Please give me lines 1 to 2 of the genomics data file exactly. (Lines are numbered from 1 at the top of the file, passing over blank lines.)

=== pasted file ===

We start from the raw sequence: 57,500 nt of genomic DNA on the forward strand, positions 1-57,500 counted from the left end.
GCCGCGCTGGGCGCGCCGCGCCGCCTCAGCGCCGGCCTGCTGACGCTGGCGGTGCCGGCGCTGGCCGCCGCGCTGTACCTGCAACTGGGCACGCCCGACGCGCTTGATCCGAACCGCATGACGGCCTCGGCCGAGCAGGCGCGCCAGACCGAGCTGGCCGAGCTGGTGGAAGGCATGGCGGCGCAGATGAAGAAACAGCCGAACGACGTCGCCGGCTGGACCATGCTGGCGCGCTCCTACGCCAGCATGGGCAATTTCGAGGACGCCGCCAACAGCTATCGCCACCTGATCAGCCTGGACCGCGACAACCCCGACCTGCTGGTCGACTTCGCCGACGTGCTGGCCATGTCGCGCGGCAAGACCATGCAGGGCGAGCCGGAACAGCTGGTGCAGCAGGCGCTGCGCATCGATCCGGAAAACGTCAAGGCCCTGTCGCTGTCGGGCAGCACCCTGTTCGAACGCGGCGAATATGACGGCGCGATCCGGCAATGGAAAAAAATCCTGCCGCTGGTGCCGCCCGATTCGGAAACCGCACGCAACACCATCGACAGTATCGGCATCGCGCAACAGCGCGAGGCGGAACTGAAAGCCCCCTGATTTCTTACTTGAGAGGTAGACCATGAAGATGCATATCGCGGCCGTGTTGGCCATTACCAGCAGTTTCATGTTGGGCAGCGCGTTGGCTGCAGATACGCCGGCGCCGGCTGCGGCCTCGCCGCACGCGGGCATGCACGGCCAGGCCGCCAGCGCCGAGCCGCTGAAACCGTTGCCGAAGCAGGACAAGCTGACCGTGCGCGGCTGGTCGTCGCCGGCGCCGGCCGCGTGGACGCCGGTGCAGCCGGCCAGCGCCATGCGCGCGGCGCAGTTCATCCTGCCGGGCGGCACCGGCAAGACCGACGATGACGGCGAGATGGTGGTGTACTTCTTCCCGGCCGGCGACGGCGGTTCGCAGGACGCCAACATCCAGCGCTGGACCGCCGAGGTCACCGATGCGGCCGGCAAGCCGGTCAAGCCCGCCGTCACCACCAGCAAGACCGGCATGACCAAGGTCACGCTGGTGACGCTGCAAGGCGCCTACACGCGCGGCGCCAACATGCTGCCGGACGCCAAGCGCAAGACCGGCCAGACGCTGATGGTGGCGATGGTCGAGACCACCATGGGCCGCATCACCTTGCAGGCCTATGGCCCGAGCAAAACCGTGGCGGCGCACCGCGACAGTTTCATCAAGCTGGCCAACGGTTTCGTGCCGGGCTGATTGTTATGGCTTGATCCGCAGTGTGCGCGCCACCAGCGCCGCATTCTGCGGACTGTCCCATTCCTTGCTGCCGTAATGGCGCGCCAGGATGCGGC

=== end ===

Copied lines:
We start from the raw sequence: 57,500 nt of genomic DNA on the forward strand, positions 1-57,500 counted from the left end.
GCCGCGCTGGGCGCGCCGCGCCGCCTCAGCGCCGGCCTGCTGACGCTGGCGGTGCCGGCGCTGGCCGCCGCGCTGTACCTGCAACTGGGCACGCCCGACGCGCTTGATCCGAACCGCATGACGGCCTCGGCCGAGCAGGCGCGCCAGACCGAGCTGGCCGAGCTGGTGGAAGGCATGGCGGCGCAGATGAAGAAACAGCCGAACGACGTCGCCGGCTGGACCATGCTGGCGCGCTCCTACGCCAGCATGGGCAATTTCGAGGACGCCGCCAACAGCTATCGCCACCTGATCAGCCTGGACCGCGACAACCCCGACCTGCTGGTCGACTTCGCCGACGTGCTGGCCATGTCGCGCGGCAAGACCATGCAGGGCGAGCCGGAACAGCTGGTGCAGCAGGCGCTGCGCATCGATCCGGAAAACGTCAAGGCCCTGTCGCTGTCGGGCAGCACCCTGTTCGAACGCGGCGAATATGACGGCGCGATCCGGCAATGGAAAAAAATCCTGCCGCTGGTGCCGCCCGATTCGGAAACCGCACGCAACACCATCGACAGTATCGGCATCGCGCAACAGCGCGAGGCGGAACTGAAAGCCCCCTGATTTCTTACTTGAGAGGTAGACCATGAAGATGCATATCGCGGCCGTGTTGGCCATTACCAGCAGTTTCATGTTGGGCAGCGCGTTGGCTGCAGATACGCCGGCGCCGGCTGCGGCCTCGCCGCACGCGGGCATGCACGGCCAGGCCGCCAGCGCCGAGCCGCTGAAACCGTTGCCGAAGCAGGACAAGCTGACCGTGCGCGGCTGGTCGTCGCCGGCGCCGGCCGCGTGGACGCCGGTGCAGCCGGCCAGCGCCATGCGCGCGGCGCAGTTCATCCTGCCGGGCGGCACCGGCAAGACCGACGATGACGGCGAGATGGTGGTGTACTTCTTCCCGGCCGGCGACGGCGGTTCGCAGGACGCCAACATCCAGCGCTGGACCGCCGAGGTCACCGATGCGGCCGGCAAGCCGGTCAAGCCCGCCGTCACCACCAGCAAGACCGGCATGACCAAGGTCACGCTGGTGACGCTGCAAGGCGCCTACACGCGCGGCGCCAACATGCTGCCGGACGCCAAGCGCAAGACCGGCCAGACGCTGATGGTGGCGATGGTCGAGACCACCATGGGCCGCATCACCTTGCAGGCCTATGGCCCGAGCAAAACCGTGGCGGCGCACCGCGACAGTTTCATCAAGCTGGCCAACGGTTTCGTGCCGGGCTGATTGTTATGGCTTGATCCGCAGTGTGCGCGCCACCAGCGCCGCATTCTGCGGACTGTCCCATTCCTTGCTGCCGTAATGGCGCGCCAGGATGCGGC